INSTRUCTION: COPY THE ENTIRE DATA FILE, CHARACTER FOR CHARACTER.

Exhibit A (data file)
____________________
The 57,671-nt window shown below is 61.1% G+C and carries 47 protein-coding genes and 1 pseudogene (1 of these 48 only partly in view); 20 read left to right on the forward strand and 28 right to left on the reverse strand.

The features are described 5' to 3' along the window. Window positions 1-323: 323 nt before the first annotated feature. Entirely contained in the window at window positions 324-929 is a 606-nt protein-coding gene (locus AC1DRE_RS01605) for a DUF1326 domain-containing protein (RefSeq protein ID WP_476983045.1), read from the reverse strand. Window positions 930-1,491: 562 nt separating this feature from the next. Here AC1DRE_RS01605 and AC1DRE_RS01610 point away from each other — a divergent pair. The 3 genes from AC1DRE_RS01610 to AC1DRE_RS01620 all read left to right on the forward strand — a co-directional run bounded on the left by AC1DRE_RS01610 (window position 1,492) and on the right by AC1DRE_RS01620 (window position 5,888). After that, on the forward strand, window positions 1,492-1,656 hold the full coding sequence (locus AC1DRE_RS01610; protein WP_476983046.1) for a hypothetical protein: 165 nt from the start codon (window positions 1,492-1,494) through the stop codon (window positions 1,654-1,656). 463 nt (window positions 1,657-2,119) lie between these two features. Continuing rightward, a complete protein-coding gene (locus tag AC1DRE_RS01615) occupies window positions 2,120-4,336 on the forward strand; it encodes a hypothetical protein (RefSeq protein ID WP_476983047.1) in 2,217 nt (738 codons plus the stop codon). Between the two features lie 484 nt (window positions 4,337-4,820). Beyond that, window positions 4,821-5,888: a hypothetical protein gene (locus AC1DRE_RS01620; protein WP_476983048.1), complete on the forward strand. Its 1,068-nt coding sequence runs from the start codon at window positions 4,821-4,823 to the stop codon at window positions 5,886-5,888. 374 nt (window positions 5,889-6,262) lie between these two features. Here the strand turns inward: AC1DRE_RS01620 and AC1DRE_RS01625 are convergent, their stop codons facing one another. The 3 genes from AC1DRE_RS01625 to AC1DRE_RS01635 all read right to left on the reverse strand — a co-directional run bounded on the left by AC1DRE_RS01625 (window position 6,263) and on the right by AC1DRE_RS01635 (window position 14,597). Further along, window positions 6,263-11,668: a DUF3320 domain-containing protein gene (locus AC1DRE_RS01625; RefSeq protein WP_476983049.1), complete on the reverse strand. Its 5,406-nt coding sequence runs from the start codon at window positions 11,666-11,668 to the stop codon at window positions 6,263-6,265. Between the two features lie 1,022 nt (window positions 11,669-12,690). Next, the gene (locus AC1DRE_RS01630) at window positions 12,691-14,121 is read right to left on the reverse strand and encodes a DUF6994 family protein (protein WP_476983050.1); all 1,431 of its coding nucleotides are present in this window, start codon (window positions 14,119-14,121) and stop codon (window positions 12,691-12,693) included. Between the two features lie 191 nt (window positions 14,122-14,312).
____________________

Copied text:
The 57,671-nt window shown below is 61.1% G+C and carries 47 protein-coding genes and 1 pseudogene (1 of these 48 only partly in view); 20 read left to right on the forward strand and 28 right to left on the reverse strand.

The features are described 5' to 3' along the window. Window positions 1-323: 323 nt before the first annotated feature. Entirely contained in the window at window positions 324-929 is a 606-nt protein-coding gene (locus AC1DRE_RS01605) for a DUF1326 domain-containing protein (RefSeq protein ID WP_476983045.1), read from the reverse strand. Window positions 930-1,491: 562 nt separating this feature from the next. Here AC1DRE_RS01605 and AC1DRE_RS01610 point away from each other — a divergent pair. The 3 genes from AC1DRE_RS01610 to AC1DRE_RS01620 all read left to right on the forward strand — a co-directional run bounded on the left by AC1DRE_RS01610 (window position 1,492) and on the right by AC1DRE_RS01620 (window position 5,888). After that, on the forward strand, window positions 1,492-1,656 hold the full coding sequence (locus AC1DRE_RS01610; protein WP_476983046.1) for a hypothetical protein: 165 nt from the start codon (window positions 1,492-1,494) through the stop codon (window positions 1,654-1,656). 463 nt (window positions 1,657-2,119) lie between these two features. Continuing rightward, a complete protein-coding gene (locus tag AC1DRE_RS01615) occupies window positions 2,120-4,336 on the forward strand; it encodes a hypothetical protein (RefSeq protein ID WP_476983047.1) in 2,217 nt (738 codons plus the stop codon). Between the two features lie 484 nt (window positions 4,337-4,820). Beyond that, window positions 4,821-5,888: a hypothetical protein gene (locus AC1DRE_RS01620; protein WP_476983048.1), complete on the forward strand. Its 1,068-nt coding sequence runs from the start codon at window positions 4,821-4,823 to the stop codon at window positions 5,886-5,888. 374 nt (window positions 5,889-6,262) lie between these two features. Here the strand turns inward: AC1DRE_RS01620 and AC1DRE_RS01625 are convergent, their stop codons facing one another. The 3 genes from AC1DRE_RS01625 to AC1DRE_RS01635 all read right to left on the reverse strand — a co-directional run bounded on the left by AC1DRE_RS01625 (window position 6,263) and on the right by AC1DRE_RS01635 (window position 14,597). Further along, window positions 6,263-11,668: a DUF3320 domain-containing protein gene (locus AC1DRE_RS01625; RefSeq protein WP_476983049.1), complete on the reverse strand. Its 5,406-nt coding sequence runs from the start codon at window positions 11,666-11,668 to the stop codon at window positions 6,263-6,265. Between the two features lie 1,022 nt (window positions 11,669-12,690). Next, the gene (locus AC1DRE_RS01630) at window positions 12,691-14,121 is read right to left on the reverse strand and encodes a DUF6994 family protein (protein WP_476983050.1); all 1,431 of its coding nucleotides are present in this window, start codon (window positions 14,119-14,121) and stop codon (window positions 12,691-12,693) included. Between the two features lie 191 nt (window positions 14,122-14,312).